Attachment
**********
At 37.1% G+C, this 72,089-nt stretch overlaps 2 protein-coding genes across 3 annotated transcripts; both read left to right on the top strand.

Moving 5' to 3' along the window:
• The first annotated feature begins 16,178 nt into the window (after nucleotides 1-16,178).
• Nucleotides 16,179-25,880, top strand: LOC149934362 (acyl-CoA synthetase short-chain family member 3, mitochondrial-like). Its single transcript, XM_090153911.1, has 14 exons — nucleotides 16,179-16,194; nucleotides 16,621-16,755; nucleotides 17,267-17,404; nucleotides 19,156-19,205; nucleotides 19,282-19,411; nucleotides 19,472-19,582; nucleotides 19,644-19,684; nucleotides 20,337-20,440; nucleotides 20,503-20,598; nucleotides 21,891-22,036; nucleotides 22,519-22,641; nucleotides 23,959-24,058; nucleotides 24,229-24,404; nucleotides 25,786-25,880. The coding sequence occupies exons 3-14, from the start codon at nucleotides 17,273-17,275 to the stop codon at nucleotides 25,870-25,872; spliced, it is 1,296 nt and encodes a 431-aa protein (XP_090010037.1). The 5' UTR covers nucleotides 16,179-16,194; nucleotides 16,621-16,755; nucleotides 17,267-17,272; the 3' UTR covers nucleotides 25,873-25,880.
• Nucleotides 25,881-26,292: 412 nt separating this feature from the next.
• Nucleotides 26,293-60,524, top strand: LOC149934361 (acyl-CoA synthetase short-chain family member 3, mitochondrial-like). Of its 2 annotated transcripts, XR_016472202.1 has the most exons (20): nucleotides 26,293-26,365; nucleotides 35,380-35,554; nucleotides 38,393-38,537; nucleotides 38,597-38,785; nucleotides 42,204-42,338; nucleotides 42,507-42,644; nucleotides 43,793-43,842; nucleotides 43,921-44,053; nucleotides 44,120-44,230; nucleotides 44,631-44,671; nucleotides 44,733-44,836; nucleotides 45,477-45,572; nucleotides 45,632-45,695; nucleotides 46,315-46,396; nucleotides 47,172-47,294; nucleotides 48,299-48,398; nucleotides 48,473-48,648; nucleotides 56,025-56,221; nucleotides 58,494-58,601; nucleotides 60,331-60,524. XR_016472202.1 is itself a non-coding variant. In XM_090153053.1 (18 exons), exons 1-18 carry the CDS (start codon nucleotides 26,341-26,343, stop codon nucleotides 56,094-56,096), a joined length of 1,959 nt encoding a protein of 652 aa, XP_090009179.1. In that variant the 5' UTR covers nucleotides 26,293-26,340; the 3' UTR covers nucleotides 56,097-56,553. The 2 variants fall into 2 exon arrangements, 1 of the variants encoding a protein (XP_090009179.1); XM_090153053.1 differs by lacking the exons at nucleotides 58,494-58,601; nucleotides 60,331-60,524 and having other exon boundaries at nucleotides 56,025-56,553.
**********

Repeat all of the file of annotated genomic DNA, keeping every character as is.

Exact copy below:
At 37.1% G+C, this 72,089-nt stretch overlaps 2 protein-coding genes across 3 annotated transcripts; both read left to right on the top strand.

Moving 5' to 3' along the window:
• The first annotated feature begins 16,178 nt into the window (after nucleotides 1-16,178).
• Nucleotides 16,179-25,880, top strand: LOC149934362 (acyl-CoA synthetase short-chain family member 3, mitochondrial-like). Its single transcript, XM_090153911.1, has 14 exons — nucleotides 16,179-16,194; nucleotides 16,621-16,755; nucleotides 17,267-17,404; nucleotides 19,156-19,205; nucleotides 19,282-19,411; nucleotides 19,472-19,582; nucleotides 19,644-19,684; nucleotides 20,337-20,440; nucleotides 20,503-20,598; nucleotides 21,891-22,036; nucleotides 22,519-22,641; nucleotides 23,959-24,058; nucleotides 24,229-24,404; nucleotides 25,786-25,880. The coding sequence occupies exons 3-14, from the start codon at nucleotides 17,273-17,275 to the stop codon at nucleotides 25,870-25,872; spliced, it is 1,296 nt and encodes a 431-aa protein (XP_090010037.1). The 5' UTR covers nucleotides 16,179-16,194; nucleotides 16,621-16,755; nucleotides 17,267-17,272; the 3' UTR covers nucleotides 25,873-25,880.
• Nucleotides 25,881-26,292: 412 nt separating this feature from the next.
• Nucleotides 26,293-60,524, top strand: LOC149934361 (acyl-CoA synthetase short-chain family member 3, mitochondrial-like). Of its 2 annotated transcripts, XR_016472202.1 has the most exons (20): nucleotides 26,293-26,365; nucleotides 35,380-35,554; nucleotides 38,393-38,537; nucleotides 38,597-38,785; nucleotides 42,204-42,338; nucleotides 42,507-42,644; nucleotides 43,793-43,842; nucleotides 43,921-44,053; nucleotides 44,120-44,230; nucleotides 44,631-44,671; nucleotides 44,733-44,836; nucleotides 45,477-45,572; nucleotides 45,632-45,695; nucleotides 46,315-46,396; nucleotides 47,172-47,294; nucleotides 48,299-48,398; nucleotides 48,473-48,648; nucleotides 56,025-56,221; nucleotides 58,494-58,601; nucleotides 60,331-60,524. XR_016472202.1 is itself a non-coding variant. In XM_090153053.1 (18 exons), exons 1-18 carry the CDS (start codon nucleotides 26,341-26,343, stop codon nucleotides 56,094-56,096), a joined length of 1,959 nt encoding a protein of 652 aa, XP_090009179.1. In that variant the 5' UTR covers nucleotides 26,293-26,340; the 3' UTR covers nucleotides 56,097-56,553. The 2 variants fall into 2 exon arrangements, 1 of the variants encoding a protein (XP_090009179.1); XM_090153053.1 differs by lacking the exons at nucleotides 58,494-58,601; nucleotides 60,331-60,524 and having other exon boundaries at nucleotides 56,025-56,553.